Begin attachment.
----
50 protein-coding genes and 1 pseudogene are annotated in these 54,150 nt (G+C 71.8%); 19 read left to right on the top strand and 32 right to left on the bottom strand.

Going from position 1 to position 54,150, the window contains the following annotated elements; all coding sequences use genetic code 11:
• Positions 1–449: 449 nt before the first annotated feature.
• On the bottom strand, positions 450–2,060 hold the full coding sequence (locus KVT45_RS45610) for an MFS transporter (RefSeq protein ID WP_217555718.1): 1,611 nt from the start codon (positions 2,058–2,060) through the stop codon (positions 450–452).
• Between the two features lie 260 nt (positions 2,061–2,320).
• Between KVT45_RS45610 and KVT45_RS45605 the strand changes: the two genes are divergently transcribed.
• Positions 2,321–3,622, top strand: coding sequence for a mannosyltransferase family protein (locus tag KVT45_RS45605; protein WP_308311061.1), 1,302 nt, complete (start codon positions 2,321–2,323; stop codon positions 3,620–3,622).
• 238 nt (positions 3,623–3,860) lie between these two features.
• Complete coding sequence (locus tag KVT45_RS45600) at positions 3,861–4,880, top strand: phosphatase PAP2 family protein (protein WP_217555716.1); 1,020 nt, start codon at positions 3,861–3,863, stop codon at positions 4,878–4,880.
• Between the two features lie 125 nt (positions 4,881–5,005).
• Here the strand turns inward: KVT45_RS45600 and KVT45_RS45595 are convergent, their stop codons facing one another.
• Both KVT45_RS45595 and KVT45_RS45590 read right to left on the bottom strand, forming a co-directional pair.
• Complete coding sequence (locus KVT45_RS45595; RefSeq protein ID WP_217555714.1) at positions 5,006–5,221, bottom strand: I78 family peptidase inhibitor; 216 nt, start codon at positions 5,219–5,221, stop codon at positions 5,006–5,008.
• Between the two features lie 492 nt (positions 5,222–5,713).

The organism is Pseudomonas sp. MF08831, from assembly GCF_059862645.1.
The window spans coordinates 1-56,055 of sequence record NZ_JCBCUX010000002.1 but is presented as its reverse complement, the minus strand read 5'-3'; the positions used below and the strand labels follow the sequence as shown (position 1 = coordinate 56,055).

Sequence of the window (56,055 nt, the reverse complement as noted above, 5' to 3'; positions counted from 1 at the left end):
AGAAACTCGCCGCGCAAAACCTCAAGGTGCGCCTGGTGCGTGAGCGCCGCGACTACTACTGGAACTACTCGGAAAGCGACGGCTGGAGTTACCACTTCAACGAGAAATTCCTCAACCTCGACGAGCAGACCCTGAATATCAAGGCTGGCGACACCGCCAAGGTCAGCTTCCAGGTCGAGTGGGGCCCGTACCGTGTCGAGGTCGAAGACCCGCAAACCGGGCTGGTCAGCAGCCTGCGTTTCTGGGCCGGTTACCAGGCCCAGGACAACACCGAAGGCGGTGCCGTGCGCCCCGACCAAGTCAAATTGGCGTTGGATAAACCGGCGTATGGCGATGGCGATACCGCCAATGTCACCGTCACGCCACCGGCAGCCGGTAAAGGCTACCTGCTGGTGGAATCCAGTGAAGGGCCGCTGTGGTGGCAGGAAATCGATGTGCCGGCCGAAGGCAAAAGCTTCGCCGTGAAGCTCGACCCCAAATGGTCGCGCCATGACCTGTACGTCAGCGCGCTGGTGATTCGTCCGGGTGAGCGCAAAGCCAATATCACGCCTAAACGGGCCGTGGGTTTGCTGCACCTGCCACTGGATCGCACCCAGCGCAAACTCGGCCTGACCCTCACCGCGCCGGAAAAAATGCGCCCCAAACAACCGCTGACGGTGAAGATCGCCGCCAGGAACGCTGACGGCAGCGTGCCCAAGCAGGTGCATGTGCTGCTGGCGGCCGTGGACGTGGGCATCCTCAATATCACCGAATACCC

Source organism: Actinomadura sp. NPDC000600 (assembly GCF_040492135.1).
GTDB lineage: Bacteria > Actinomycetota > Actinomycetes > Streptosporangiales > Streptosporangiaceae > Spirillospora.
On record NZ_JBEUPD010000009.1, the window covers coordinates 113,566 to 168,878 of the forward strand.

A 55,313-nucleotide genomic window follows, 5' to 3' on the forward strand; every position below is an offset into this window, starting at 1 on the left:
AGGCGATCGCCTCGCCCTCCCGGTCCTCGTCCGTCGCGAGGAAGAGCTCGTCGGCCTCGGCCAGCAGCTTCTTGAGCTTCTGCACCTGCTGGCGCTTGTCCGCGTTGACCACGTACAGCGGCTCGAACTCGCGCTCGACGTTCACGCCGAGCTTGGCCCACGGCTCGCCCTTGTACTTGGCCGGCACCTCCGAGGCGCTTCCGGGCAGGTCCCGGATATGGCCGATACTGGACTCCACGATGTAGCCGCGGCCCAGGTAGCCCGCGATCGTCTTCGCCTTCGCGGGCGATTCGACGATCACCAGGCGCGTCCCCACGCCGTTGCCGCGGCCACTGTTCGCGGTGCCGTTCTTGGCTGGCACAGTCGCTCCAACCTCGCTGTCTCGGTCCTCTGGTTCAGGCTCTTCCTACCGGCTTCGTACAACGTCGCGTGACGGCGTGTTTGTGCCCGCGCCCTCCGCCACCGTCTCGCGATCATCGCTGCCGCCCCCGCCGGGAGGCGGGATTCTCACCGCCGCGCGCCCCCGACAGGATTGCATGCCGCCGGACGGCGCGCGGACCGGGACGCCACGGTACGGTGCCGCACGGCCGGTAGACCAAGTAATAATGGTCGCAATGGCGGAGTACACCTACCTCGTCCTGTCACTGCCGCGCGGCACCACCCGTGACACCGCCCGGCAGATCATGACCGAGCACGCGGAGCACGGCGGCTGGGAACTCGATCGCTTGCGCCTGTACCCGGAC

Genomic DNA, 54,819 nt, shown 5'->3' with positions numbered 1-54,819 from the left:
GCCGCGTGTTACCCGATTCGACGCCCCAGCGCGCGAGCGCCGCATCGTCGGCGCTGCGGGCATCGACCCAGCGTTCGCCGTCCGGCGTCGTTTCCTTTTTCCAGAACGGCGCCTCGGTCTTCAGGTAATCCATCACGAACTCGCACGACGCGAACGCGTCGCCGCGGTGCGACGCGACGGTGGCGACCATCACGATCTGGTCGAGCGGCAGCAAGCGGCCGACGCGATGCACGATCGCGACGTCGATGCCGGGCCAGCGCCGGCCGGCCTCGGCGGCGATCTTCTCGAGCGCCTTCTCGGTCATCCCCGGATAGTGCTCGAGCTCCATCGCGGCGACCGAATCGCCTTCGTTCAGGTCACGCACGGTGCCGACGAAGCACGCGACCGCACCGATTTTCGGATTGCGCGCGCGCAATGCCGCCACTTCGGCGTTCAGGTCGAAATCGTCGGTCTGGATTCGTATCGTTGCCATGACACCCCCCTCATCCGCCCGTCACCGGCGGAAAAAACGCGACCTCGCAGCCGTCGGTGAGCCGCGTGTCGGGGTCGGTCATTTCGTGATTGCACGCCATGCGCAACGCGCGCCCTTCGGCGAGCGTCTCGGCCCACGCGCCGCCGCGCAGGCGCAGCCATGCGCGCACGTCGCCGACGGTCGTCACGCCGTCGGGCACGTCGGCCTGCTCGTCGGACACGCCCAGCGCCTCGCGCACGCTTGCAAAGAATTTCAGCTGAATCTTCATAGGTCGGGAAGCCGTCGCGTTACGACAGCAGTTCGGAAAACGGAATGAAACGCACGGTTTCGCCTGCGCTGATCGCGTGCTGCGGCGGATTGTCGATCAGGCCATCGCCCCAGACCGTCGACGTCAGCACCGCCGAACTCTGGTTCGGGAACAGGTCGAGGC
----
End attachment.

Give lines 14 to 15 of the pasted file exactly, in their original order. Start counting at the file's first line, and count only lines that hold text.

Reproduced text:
• Between the two features lie 492 nt (positions 5,222–5,713).

The organism is Pseudomonas sp. MF08831, from assembly GCF_059862645.1.